Thomas J. Molnar,
Emily Walsh, and
John M. Capik, Department of Plant Biology and Pathology, Rutgers University, New Brunswick, NJ 08901;
Vidyasagar Sathuvalli, Department of Horticulture, Oregon State University, Corvallis 97331-7304 and Hermiston Agricultural Research and Extension Center, Oregon State University, Hermiston 97838;
Shawn A. Mehlenbacher, Department of Horticulture, Oregon State University, Corvallis;
Amy Y. Rossman, Systematic Mycology & Microbiology Laboratory, United States Department of Agriculture–Agricultural Research Service, Beltsville, MD 20705; and
Ning Zhang, Department of Plant Biology and Pathology and Department of Biochemistry and Microbiology, Rutgers University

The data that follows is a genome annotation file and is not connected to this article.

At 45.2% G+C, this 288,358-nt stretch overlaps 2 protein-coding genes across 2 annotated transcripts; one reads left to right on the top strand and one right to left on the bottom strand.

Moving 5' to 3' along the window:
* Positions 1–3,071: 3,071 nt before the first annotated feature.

Eastern filbert blight (EFB) is a devastating disease of European hazelnut, Corylus avellana, which causes economic losses in Oregon, where 99% of the U.S. crop is produced. The causal fungus, Anisogramma anomala, is native to eastern North America, where it is found associated with the American hazelnut (C. americana). Although C. americana is tolerant, EFB causes cankers, branch dieback, and death of C. avellana. Detection and identification of A. anomala is time consuming using conventional methods because the fungus can only be cultured from sporulating perithecia and the disease symptoms and signs only show 12 to 16 months after infection. In this study, a TaqMan real-time polymerase chain reaction (PCR) assay based on a ribosomal DNA internal transcribed spacer was developed for A. anomala. The assay was validated with multiple isolates of A. anomala, closely related species, common environmental microorganisms, and over 100 C. avellana samples. The real-time PCR assay detected as low as 0.12 pg of A. anomala genomic DNA, and positively diagnosed EFB on 82% of asymptomatic plants as early as 15 weeks from infection. The real-time PCR assay is more sensitive and faster than traditional diagnostic methods. It can facilitate hazelnut breeding and disease management by early and accurate diagnosis of EFB.